Last week, the world saw the Republican Party on display at our party’s National Convention in Tampa. And though you might not have been able to see it on TV, there was a decidedly New York flavor.
Yes, our state was well represented at the RNC. New York isn’t in the mainstream with the national GOP, as we all know. But it’s worth remembering that New York has an incredible Republican tradition. We’re the home of the Rockefellers, Teddy Roosevelt and Rudy Giuliani. We bring an important perspective to the party, even if we’re in the minority. We don’t agree with the national party on every issue, and that’s okay. But we do agree with the most important GOP principles — cutting taxes, creating jobs and getting government out of the way of hardworking people and small business owners.
I arrived in Tampa on Monday amid a potential disaster. Hurricane Isaac was passing by in the Gulf, just a few dozen miles west of the Tampa Bay area. The events set for Monday were canceled.
The New York delegation had breakfasts each morning chaired by notable Republicans from the state. On Monday, the chairman was the highest-ranking New York Republican, Senate Majority Leader Dean Skelos. On Tuesday, we were hosted by our former U.S. senator, Al D’Amato.
After the events Tuesday, I met up with Rick Lazio, the former congressman and candidate for governor and U.S. Senate. Rick has endorsed my campaign for Congress, and he introduced me to everyone in the delegation I didn’t already know.
Luis Fortuno, the governor of Puerto Rico, chaired our breakfast Wednesday. We spoke before Wednesday night’s events, when he gave a stirring speech. I enjoyed hearing his thoughts about the Puerto Rican community in the United States. The immigrant community here in New York leans Democratic. But Gov. Fortuno spoke about the conservative values shared by many Puerto Ricans, who cherish faith and family.
Here in my district, many of our immigrants, such as the Russian Jews in Forest Hills, came to the United States to flee an all-powerful government. They’ve lived what big government Democrats want — and that’s why they’re Republicans.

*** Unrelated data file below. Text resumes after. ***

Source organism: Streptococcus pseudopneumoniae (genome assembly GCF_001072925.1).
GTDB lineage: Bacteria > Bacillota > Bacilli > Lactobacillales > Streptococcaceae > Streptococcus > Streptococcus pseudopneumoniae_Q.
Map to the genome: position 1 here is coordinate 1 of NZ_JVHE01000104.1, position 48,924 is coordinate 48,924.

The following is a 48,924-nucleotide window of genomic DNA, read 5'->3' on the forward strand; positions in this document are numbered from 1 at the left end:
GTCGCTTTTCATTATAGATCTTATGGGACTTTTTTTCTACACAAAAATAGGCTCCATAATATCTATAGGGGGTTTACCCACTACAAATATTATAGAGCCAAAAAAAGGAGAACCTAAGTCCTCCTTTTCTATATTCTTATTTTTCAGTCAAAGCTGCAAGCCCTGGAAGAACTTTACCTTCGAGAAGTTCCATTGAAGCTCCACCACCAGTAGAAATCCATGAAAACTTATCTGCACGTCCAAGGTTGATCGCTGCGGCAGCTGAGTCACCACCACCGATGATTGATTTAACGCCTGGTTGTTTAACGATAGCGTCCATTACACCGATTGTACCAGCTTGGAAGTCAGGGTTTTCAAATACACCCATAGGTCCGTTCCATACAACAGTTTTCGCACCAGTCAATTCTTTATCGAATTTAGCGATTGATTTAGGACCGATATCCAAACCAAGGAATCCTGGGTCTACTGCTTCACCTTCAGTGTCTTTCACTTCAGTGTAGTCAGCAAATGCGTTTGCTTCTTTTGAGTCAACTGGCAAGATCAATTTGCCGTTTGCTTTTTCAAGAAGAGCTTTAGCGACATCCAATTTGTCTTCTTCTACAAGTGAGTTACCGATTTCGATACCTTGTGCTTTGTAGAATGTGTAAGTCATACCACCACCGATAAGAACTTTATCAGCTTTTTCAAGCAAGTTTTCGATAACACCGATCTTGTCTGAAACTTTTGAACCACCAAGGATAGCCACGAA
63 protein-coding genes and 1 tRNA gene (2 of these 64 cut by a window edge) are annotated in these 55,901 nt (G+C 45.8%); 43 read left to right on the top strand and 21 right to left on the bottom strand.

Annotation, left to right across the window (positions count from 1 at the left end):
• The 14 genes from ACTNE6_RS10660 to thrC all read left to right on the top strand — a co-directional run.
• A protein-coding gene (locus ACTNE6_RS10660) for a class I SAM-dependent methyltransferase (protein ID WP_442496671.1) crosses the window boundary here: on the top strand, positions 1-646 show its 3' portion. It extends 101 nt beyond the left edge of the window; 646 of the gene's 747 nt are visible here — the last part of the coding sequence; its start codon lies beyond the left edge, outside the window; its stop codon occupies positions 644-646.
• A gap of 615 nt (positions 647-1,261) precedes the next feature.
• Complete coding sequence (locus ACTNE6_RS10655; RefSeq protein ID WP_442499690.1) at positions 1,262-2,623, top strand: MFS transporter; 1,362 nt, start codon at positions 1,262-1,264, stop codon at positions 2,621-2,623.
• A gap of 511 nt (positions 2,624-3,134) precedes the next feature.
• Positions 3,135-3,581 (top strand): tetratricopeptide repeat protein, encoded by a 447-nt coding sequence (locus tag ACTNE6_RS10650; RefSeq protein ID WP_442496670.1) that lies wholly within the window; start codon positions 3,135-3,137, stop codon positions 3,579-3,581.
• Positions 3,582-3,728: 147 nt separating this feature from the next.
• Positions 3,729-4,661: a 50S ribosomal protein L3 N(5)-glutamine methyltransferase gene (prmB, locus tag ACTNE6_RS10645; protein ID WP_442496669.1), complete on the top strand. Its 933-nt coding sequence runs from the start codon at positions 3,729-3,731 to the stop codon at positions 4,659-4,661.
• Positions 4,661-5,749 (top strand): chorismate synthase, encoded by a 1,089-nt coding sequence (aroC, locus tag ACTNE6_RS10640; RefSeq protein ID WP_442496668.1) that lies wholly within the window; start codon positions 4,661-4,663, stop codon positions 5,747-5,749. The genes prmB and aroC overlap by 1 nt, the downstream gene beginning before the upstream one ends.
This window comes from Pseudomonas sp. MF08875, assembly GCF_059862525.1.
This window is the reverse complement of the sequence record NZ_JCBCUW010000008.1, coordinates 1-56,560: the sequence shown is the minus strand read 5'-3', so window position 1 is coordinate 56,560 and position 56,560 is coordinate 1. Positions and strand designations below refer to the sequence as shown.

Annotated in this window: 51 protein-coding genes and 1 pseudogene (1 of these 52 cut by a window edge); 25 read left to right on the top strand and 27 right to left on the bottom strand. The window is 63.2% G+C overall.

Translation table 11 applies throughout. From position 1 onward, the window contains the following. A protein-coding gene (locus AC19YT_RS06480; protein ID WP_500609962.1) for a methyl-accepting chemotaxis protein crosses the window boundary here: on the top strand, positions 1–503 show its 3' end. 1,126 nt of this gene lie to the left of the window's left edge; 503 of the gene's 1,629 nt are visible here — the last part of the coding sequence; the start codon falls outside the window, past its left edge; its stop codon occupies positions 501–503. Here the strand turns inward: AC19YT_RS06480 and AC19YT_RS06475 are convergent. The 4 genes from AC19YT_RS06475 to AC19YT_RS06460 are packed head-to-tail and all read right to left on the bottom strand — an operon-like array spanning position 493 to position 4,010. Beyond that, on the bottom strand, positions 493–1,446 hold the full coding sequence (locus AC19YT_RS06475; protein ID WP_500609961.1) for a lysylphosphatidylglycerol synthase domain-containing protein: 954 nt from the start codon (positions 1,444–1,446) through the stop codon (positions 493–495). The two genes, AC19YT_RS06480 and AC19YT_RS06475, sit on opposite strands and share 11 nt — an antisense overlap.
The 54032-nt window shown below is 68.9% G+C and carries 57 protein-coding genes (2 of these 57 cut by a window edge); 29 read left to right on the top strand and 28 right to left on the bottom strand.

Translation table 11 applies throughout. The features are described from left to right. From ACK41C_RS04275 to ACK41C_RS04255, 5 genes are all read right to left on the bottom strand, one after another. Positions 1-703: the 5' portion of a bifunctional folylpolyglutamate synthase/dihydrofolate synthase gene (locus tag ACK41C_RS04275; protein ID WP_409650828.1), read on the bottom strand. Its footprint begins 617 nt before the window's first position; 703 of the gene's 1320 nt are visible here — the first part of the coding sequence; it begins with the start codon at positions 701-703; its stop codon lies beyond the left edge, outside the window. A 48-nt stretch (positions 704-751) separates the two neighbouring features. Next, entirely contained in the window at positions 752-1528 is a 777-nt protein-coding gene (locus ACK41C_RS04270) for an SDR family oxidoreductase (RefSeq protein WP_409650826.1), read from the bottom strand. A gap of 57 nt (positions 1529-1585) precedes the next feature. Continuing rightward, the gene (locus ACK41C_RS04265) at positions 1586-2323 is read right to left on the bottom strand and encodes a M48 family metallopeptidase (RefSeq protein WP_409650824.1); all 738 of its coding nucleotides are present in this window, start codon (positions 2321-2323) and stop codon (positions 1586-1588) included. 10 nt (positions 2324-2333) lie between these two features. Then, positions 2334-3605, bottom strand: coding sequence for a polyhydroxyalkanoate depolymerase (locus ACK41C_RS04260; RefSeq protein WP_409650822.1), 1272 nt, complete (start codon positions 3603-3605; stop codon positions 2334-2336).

(As a side note: on Wednesday night, two of our Queens Republicans, my friends Councilman Eric Ulrich and landscaper Sal Bacarella, ran into the liberal commentator Chris Matthews at an after-hours event. Let’s just say Matthews is friendlier on TV.)
None other than my good friend Mayor Giuliani hosted our Thursday breakfast. And that night, Mitt Romney accepted our party’s nomination for president. Gov. Romney doesn’t speak with the same flourish as President Obama. But he knows how to do something the president has failed to do — grow our economy and help middle-class people.
I hope that last week New Yorkers saw a party that’s very different than what some Democratic politicians like to portray. Some of the most memorable speeches were given by women. We had mayors, governors, members of Congress and a former secretary of state. Let’s face it — lower taxes and more jobs benefit everyone.
I learned that national Republicans are following what’s happening New York City. They know that Republicans can win here. They know I won here in 2009, along with Eric Ulrich, that Michael Grimm won here in 2010, and Bob Turner won here last year. Congressman Peter King told me my run for the Sixth Congressional District seat is a priority. Gov. Pataki urged people to support me, because my win would send shockwaves through the political establishment in New York City.
That’s what I’ll remember from this convention. I had a great time down in Tampa, and met many amazing people. But the point of our convention is to give people a choice. New Yorkers can choose more taxes and fewer jobs — the same old, same old that’s gotten us to where we are today. Or they can choose a different direction.
Dan Halloran is New York City Councilman for the 19th District in northern Queens and the Republican candidate for Congress in the 6th District. He was an at-large delegate to the GOP convention.